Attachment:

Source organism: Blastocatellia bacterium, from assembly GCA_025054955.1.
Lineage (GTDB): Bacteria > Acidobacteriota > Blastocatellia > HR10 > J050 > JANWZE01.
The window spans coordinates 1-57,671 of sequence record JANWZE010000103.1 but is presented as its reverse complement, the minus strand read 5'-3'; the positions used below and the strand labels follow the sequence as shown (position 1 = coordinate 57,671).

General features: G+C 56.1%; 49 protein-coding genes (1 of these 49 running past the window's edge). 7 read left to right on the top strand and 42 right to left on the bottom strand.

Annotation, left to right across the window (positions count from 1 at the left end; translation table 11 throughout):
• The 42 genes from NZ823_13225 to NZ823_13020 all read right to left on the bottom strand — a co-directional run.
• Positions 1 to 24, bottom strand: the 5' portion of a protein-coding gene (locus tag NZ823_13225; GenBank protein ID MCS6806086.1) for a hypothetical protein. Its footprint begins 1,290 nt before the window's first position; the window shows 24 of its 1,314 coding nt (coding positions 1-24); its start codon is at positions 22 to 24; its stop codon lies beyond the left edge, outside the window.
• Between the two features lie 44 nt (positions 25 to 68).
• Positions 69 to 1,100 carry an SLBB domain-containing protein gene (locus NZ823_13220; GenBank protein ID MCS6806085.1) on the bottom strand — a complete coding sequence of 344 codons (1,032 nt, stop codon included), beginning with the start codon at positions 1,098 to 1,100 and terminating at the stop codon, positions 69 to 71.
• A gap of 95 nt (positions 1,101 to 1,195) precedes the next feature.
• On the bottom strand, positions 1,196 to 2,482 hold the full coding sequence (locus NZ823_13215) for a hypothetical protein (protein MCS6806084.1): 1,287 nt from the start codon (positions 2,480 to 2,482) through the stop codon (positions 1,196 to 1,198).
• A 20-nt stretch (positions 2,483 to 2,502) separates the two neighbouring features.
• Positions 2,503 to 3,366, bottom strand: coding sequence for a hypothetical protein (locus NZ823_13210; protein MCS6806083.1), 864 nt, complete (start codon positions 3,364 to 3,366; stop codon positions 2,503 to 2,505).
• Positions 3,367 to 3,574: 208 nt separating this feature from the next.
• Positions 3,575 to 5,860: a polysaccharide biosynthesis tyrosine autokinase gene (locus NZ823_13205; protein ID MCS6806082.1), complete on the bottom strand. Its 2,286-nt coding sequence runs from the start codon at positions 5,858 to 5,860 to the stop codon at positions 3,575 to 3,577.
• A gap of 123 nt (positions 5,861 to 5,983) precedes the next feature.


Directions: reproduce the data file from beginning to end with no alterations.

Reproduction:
Source organism: Blastocatellia bacterium, from assembly GCA_025054955.1.
Lineage (GTDB): Bacteria > Acidobacteriota > Blastocatellia > HR10 > J050 > JANWZE01.
The window spans coordinates 1-57,671 of sequence record JANWZE010000103.1 but is presented as its reverse complement, the minus strand read 5'-3'; the positions used below and the strand labels follow the sequence as shown (position 1 = coordinate 57,671).

General features: G+C 56.1%; 49 protein-coding genes (1 of these 49 running past the window's edge). 7 read left to right on the top strand and 42 right to left on the bottom strand.

Annotation, left to right across the window (positions count from 1 at the left end; translation table 11 throughout):
• The 42 genes from NZ823_13225 to NZ823_13020 all read right to left on the bottom strand — a co-directional run.
• Positions 1 to 24, bottom strand: the 5' portion of a protein-coding gene (locus tag NZ823_13225; GenBank protein ID MCS6806086.1) for a hypothetical protein. Its footprint begins 1,290 nt before the window's first position; the window shows 24 of its 1,314 coding nt (coding positions 1-24); its start codon is at positions 22 to 24; its stop codon lies beyond the left edge, outside the window.
• Between the two features lie 44 nt (positions 25 to 68).
• Positions 69 to 1,100 carry an SLBB domain-containing protein gene (locus NZ823_13220; GenBank protein ID MCS6806085.1) on the bottom strand — a complete coding sequence of 344 codons (1,032 nt, stop codon included), beginning with the start codon at positions 1,098 to 1,100 and terminating at the stop codon, positions 69 to 71.
• A gap of 95 nt (positions 1,101 to 1,195) precedes the next feature.
• On the bottom strand, positions 1,196 to 2,482 hold the full coding sequence (locus NZ823_13215) for a hypothetical protein (protein MCS6806084.1): 1,287 nt from the start codon (positions 2,480 to 2,482) through the stop codon (positions 1,196 to 1,198).
• A 20-nt stretch (positions 2,483 to 2,502) separates the two neighbouring features.
• Positions 2,503 to 3,366, bottom strand: coding sequence for a hypothetical protein (locus NZ823_13210; protein MCS6806083.1), 864 nt, complete (start codon positions 3,364 to 3,366; stop codon positions 2,503 to 2,505).
• Positions 3,367 to 3,574: 208 nt separating this feature from the next.
• Positions 3,575 to 5,860: a polysaccharide biosynthesis tyrosine autokinase gene (locus NZ823_13205; protein ID MCS6806082.1), complete on the bottom strand. Its 2,286-nt coding sequence runs from the start codon at positions 5,858 to 5,860 to the stop codon at positions 3,575 to 3,577.
• A gap of 123 nt (positions 5,861 to 5,983) precedes the next feature.